The string bassist / composer / arranger / good fellow TAL RONEN is not only all these heroic things, but he creates imaginative ensembles. I’d heard of his HOLY MOLY when I was on the other coast — Christmas Eve and Christmas at Smalls — and had wanted to be there but couldn’t. However, just a few nights ago I was able to visit the HOLY MOLY trio — Tal, string bass; Rossano Sportiello, piano; Jay Rattman, clarinet — at Little Branch (22 Seventh Avenue South in New York City) for a late session of music.
Before we turn to the videos, which require a serious preface, here’s what Tal had to say when I asked him about this delicious ensemble:
Holy Moly has its start about three-four years ago, when Spike Wilner had me bring my band to play at Smalls on Christmas Eve and Christmas Day, me being non-observing and so on. I don’t have a lot of opportunities to bring a band, since I keep pretty busy playing in other people’s bands, and band leading is a huge headache. But I welcomed the challenge, and brought a group of great straight-ahead guys to play. It became a tradition, and I brought my band on those two nights the next year, and the following one.
However, around last Christmas, I had a different idea. My mind has been brewing with a musical concept for a while. Plainly put, the concept can be described as “impressionist sketches on romantic themes.” I have a special passion for the work of great American composers like Irving Berlin, George Gershwin and Hoagy Carmichael, who mix a romantic classical approach with the genuine feeling of American folk forms, the blues, roots music etc. I also have a special passion for the interpreters of what can be called the impressionist age in jazz, namely greats like Coleman Hawkins, Charlie Parker, Art Tatum, Oscar Pettiford and my personal mentor, Frank Wess. I was looking for a way to have both my passions, undiluted. This led me to this great crew – Jon-Erik Kellso, Rossano, Jay, Steve Little and Tamar Korn. I decided to call it Holy Moly as an irreverent wink to the holiness of the holiday that was our birth. It also has a certain old timey ring to it which denotes our direction, and lastly, well, when you’re done hearing these guys, that would be your response.
HOLY MOLY! indeed.
I recorded eight videos at Little Branch, and present the first four below. But there’s a catch. Little Branch is a basement room, imitating the closeness of a speakeasy, and it is thus quite dark. I seated myself three feet from the piano, clarinet, and string bass, set up my camera, opened the lens to its widest setting, and began to shoot — the camera recording complete darkness. Good sound, but no visual whatsoever. (My pal and video colleague Laura Wyman asked me if I had left the lens cap on. No, for better or worse.)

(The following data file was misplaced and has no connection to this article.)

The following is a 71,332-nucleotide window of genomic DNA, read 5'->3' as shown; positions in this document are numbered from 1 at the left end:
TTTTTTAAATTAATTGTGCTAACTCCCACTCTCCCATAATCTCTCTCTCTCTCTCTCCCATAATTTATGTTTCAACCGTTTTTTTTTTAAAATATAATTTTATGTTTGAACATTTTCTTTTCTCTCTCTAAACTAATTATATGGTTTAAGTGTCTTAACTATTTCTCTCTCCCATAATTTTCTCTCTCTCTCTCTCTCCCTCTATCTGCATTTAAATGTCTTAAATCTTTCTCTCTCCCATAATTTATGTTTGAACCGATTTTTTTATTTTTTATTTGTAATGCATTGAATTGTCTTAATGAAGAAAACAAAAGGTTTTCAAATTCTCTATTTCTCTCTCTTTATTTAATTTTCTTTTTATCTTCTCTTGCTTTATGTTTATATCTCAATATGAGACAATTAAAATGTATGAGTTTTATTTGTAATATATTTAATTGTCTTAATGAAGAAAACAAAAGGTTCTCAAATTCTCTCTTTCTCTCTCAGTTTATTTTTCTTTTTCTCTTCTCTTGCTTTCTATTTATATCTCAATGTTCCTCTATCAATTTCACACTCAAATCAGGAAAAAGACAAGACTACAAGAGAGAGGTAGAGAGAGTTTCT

There are a few small glimmers of candles in glasses, and in one of the videos someone took some photographs, so the flash weirdly illuminates the players, but otherwise these videos are the finest jazz radio you can imagine. I found this terribly funny: better to have nothing to see and decent sound than the reverse — bright vistas and terrible noise. (From long habit, I initially moved my camera and microphone to capture the musician soloing, but gave that up quickly as a whimsy, no more.)
And since people tell me they have trouble keeping up with JAZZ LIVES, these four long performances will give you an opportunity to turn up the volume, stack the dishwasher, groom the cat, pay a bill — whatever needs to be done. If this weirdness is bothersome, I apologize. I suspect I have created more than forty-five hundred videos so far on YouTube, so there might be something you haven’t yet seen. I ask the pardon of those readers who find the blackness terrifying, also. The music blazes gorgeously.
In case you haven’t been reading closely, there’s nothing to see here. Keep moving . . .
WRAP YOUR TROUBLES IN DREAMS:
MANDY, MAKE UP YOUR MIND:
The overall ambiance is of a Goodman small group, but it also reminded me of a Jerry Newman session with Tatum and Pettiford, Minton’s 1941 moved downtown and forward in time. I’d follow this group — or other Tal-creations — wherever they were.
May your happiness increase!